Value Labels

Minnesota Population Center

2018-04-20

Value labels in the ipumsr package

Integrated variables in IPUMS data often have value labels, which attach text labels to the values taken by a variable (for example the HEALTH variable has value labels: 1 = “Excellent”, 2 = “Very good”, etc.). The ipumsr package does import the labels, but not as factors, which may be how you were expecting them. The values can be hard to spot at first:

library(ipumsr)
ddi <- read_ipums_ddi(ipums_example("cps_00015.xml"))
cps <- read_ipums_micro(ddi, verbose = FALSE)

cps
#> # A tibble: 10,883 x 13
#>     YEAR SERIAL HWTSUPP STATEFIP  ASECFLAG MONTH PERNUM WTSUPP AGE   EDUC 
#>    <dbl>  <dbl>   <dbl> <int+lbl> <int+lb> <int>  <dbl>  <dbl> <int> <int>
#>  1 2016. 24138.   3249. 55        1        3         1.  3249. 54    73   
#>  2 2016. 24139.   3154. 55        1        3         1.  3154. 54    73   
#>  3 2016. 24139.   3154. 55        1        3         2.  3154. 52    73   
#>  4 2016. 24140.   1652. 55        1        3         1.  1652. 38    60   
#>  5 2016. 24140.   1652. 55        1        3         2.  1503. 15    10   
#>  6 2016. 24140.   1652. 55        1        3         3.  1652. 38    73   
#>  7 2016. 24141.   3049. 55        1        3         1.  3049. 85    30   
#>  8 2016. 24142.   1637. 55        1        3         1.  1637. 27    111  
#>  9 2016. 24142.   1637. 55        1        3         2.  1637. 27    111  
#> 10 2016. 24142.   1637. 55        1        3         3.  1887. 2     1    
#> # ... with 10,873 more rows, and 3 more variables: INCTOT <dbl+lbl>,
#> #   HEALTH <int+lbl>, MIGRATE1 <int+lbl>

The first clue that some of the variables are labelled is the <dbl+lbl> that appear below STATEFIP, ASECFLAG and other variables. The tibble package prints the variable’s type information below the variable name, and this “+lbl” indicates that the variable uses the labelled type. You also can use the is.labelled() function to check if a variable is labelled.

is.labelled(cps$STATEFIP)
#> [1] TRUE
sapply(cps, is.labelled)
#>     YEAR   SERIAL  HWTSUPP STATEFIP ASECFLAG    MONTH   PERNUM   WTSUPP 
#>    FALSE    FALSE    FALSE     TRUE     TRUE     TRUE    FALSE    FALSE 
#>      AGE     EDUC   INCTOT   HEALTH MIGRATE1 
#>     TRUE     TRUE     TRUE     TRUE     TRUE

There are a few options to see what the actual labels are:

# Printing the variable directly (or a subset)
head(cps$MONTH)
#> <Labelled integer>
#> [1] 3 3 3 3 3 3
#>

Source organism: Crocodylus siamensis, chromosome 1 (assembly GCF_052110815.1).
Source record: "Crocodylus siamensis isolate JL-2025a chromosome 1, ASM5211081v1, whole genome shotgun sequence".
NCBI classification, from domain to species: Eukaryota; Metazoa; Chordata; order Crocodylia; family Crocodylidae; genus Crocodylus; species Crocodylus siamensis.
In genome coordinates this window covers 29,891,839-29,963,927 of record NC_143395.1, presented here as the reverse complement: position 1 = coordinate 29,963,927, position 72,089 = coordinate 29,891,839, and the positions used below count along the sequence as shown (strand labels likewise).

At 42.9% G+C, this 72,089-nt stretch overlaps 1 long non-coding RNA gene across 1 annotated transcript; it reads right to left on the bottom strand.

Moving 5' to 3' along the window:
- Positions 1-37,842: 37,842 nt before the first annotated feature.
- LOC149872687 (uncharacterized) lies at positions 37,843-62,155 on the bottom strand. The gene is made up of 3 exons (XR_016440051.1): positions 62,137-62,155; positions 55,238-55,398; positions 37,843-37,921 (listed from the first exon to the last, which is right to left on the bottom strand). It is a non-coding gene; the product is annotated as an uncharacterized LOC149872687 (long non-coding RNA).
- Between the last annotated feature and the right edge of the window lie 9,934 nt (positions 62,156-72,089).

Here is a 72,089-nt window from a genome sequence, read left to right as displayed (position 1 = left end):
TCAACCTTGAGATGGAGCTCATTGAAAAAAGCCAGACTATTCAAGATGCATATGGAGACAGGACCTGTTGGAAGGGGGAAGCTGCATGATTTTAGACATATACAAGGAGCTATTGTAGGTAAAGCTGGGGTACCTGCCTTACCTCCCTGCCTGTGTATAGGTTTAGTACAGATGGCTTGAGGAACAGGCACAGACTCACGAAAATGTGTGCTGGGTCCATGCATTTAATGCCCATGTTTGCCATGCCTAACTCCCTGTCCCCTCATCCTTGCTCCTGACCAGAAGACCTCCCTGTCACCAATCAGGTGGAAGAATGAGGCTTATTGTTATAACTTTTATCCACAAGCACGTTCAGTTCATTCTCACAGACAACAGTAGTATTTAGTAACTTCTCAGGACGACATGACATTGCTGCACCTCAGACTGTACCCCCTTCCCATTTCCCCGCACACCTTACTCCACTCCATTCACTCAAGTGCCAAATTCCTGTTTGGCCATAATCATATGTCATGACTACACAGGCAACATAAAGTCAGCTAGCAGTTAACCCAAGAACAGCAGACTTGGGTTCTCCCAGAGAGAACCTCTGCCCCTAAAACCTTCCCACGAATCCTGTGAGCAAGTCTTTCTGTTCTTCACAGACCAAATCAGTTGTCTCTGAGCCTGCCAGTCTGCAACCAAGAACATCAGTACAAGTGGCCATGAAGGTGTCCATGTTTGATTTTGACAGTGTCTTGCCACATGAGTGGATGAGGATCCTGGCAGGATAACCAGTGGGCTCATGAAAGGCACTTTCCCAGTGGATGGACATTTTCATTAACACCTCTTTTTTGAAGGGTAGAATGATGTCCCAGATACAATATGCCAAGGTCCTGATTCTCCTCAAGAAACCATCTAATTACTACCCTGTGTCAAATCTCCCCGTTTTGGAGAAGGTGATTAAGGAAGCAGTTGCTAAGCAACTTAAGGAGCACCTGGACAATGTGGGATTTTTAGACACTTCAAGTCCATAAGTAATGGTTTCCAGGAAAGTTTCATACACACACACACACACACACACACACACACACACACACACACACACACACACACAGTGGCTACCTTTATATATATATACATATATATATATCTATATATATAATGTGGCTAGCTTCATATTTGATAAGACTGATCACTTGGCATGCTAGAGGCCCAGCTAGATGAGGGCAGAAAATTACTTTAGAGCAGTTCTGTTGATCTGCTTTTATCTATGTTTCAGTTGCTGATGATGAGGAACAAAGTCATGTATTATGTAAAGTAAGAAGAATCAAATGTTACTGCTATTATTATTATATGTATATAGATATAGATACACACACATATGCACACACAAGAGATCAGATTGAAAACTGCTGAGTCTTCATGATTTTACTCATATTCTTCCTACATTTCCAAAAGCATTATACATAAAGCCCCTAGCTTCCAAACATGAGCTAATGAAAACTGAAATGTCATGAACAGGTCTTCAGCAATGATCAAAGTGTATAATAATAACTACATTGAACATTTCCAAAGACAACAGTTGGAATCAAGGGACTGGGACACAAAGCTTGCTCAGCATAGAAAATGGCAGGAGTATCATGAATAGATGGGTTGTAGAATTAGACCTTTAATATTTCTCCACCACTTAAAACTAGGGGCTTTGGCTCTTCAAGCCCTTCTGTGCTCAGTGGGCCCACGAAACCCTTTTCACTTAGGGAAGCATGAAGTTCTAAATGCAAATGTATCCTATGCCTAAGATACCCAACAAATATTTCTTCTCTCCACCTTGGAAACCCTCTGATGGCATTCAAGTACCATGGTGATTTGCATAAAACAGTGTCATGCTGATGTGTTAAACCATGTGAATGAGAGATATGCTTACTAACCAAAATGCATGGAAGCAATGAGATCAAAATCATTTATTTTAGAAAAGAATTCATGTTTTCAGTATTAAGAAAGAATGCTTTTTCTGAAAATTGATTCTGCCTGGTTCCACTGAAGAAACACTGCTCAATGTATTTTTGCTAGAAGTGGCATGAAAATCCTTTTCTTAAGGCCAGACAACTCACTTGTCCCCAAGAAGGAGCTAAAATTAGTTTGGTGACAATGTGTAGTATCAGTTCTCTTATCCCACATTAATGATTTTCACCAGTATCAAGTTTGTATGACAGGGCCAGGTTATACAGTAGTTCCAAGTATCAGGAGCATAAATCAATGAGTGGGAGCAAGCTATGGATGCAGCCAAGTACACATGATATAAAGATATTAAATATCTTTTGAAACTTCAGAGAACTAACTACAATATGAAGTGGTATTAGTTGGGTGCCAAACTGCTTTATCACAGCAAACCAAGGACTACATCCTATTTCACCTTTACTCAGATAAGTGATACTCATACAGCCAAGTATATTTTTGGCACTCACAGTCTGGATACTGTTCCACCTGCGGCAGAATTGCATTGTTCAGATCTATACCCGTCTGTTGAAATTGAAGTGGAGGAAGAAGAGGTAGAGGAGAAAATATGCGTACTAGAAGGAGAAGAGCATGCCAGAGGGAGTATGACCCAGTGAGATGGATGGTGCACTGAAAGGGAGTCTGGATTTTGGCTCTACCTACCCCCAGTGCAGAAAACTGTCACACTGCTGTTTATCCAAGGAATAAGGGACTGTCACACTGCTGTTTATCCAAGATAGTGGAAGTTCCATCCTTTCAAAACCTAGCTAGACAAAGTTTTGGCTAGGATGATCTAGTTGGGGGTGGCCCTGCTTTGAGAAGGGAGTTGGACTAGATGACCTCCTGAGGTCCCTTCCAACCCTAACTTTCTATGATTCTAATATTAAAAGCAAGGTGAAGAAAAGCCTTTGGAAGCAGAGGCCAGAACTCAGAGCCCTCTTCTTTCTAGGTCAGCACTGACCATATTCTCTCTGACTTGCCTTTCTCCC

#> Labels:
#>  value     label
#>      1   January
#>      2  February
#>      3     March
#>      4     April
#>      5       May
#>      6      June
#>      7      July
#>      8    August
#>      9 September
#>     10   October
#>     11  November
#>     12  December

# Just get the labels
ipums_val_labels(cps$MONTH)
#> # A tibble: 12 x 2
#>      val lbl      
#>    <dbl> <chr>    
#>  1    1. January  
#>  2    2. February 
#>  3    3. March    
#>  4    4. April    
#>  5    5. May      
#>  6    6. June     
#>  7    7. July     
#>  8    8. August   
#>  9    9. September
#> 10   10. October  
#> 11   11. November 
#> 12   12. December

# or if you're working interactively you can use ipums_view
# ipums_view(ddi)

Why use the labelled class instead of base R’s factors?

The usual way to connect numeric data to labels in R is in factor variables. Though this data type is more native to R, and more widely supported by R code, it was designed for efficient calculations in linear models, not as a general purpose value labeling system and so is missing important features that the value labels provided by IPUMS require.

Factors only allow for integers to be mapped to a text label, and these integers have to be a count starting at 1. This doesn’t work for IPUMS data because often our variables have specific meanings for the codes. For example, the variable AGE uses the value to mean the actual age, but does have labels for age 0 and the top codes.

head(cps$AGE)
#> <Labelled integer>
#> [1] 54 54 52 38 15 38
#> 
#> Labels:
#>  value               label
#>      0        Under 1 year
#>     90 90 (90+, 1988-2002)
#>     99                 99+

cps$AGE_FACTOR <- as_factor(cps$AGE)
head(cps$AGE_FACTOR)
#> [1] 54 54 52 38 15 38
#> 84 Levels: Under 1 year 1 2 3 4 5 6 7 8 9 10 11 12 13 14 15 16 17 ... 99+